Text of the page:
Independence Day |
directed by Roland Emmerich
(20th Century Fox, 1996)
How many times the world has been invaded by flying saucers is hard to say. The invasions began shortly after World War II and didn't let up till the early '60s, when Kennedy and Krushchev called for the first thaw in the Cold War.
Now the saucers are back, bigger and badder than ever, with a new spin and some old jokes, many things borrowed and a few things blue: It's Independence Day.
Just where Independence Day fits in the pantheon of flying saucer films it's too soon to say. But already it's assembled an impressive list of firsts:
First big-budget interstellar invasion of the post-Cold War era.
First big-budget interstellar invasion film to focus on the heroics of an African American pilot.
First interplanetary invasion film in which audiences rooted both for and against U.S. forces. (Note how theater crowds cheered the aliens when they blasted the White House. This would have been unthinkable in Hugh Marlowe's heyday.)
First time an interstellar invasion force had to face the father-son team of Judd Hirsch and Jeff Goldblum.
The plot, or what passes for one, is remarkably similar to plots of UFO epics of ages past: Nameless, faceless aliens park their intergalactic craft over several large American cities, casting shadows on the White House, wreaking havoc with satellite communications and causing panic everywhere except in Los Angeles, where it's assumed the aliens will either get hung up in traffic or be mugged.
While the earthlings debate whether the aliens have come for good or evil -- no one considers the possibility they've just stopped in to do a little shopping -- TV technician David Levenson (Jeff Goldblum) accidentally cracks their code. The message is not a cheery one: The aliens plan to incinerate every major city on the planet faster than you can say Stanley Kubrick.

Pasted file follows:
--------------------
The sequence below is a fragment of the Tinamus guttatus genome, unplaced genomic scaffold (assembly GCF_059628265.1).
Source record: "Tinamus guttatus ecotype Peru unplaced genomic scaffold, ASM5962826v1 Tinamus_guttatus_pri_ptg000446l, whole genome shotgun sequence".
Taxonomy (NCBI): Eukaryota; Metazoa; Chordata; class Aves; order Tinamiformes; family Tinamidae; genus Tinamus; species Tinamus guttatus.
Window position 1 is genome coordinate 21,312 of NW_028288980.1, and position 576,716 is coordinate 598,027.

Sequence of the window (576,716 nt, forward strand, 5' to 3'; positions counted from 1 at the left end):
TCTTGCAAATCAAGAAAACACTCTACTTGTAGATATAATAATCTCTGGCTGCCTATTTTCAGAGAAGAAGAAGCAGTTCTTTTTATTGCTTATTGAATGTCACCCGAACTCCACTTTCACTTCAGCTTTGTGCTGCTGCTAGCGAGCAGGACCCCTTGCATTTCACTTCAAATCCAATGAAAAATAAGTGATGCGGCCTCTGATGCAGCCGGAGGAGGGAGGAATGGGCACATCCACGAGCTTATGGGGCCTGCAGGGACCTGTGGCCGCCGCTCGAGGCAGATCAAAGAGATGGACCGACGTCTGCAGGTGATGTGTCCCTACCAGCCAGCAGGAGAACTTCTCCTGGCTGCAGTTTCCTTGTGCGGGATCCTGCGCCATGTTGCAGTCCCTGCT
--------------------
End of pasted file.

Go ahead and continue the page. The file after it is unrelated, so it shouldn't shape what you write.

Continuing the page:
From this point on, of course, the nation, not to mention the world, is in panic mode, though not too panicked to have a little fun. Because fun is what Independence Day is ultimately about.
Forget the cardboard characters: a president (Bob Pullman) who's afraid to take on Congress but gladly goes one-on-one with a whole host of invading aliens; would-be shuttle pilot Steve Hiller (Will Smith); and the obligatory mad scientist (Brent Spiner), who looks more like Howard Stern than Carl Sagan.
Forget the disaster-film subplots: Randy Quaid as a crop duster who claims he was taken prisoner by the aliens years earlier; Margaret Colin as Levenson's estranged ex-wife; Vivica A. Fox as an "exotic" dancer who's competing with the aliens for Hiller's attentions.
Forget the unrealistic milieu: Anyone watching Independence Day would think there are only two children on the planet, both of them well-behaved.
Independence Day succeeds by being silly: Hiller punching out an alien whose ship he's destroyed; a flotilla of Winnebagoes descending on a top secret U.S. military base; even the aliens themselves, high-tech locusts who not only hop from planet to planet destroying everything in their path without a second thought, but also smell really, really bad.
Independence Day is not food for thought; it's a catalyst for digesting popcorn. The special effects are convincing, the buildings blow up real good and there are enough jokes so that even if half of them fizzle, the rest will keep you in stitches. What more could you ask for?
Oh, yes. The good guys win. After all, it is Independence Day.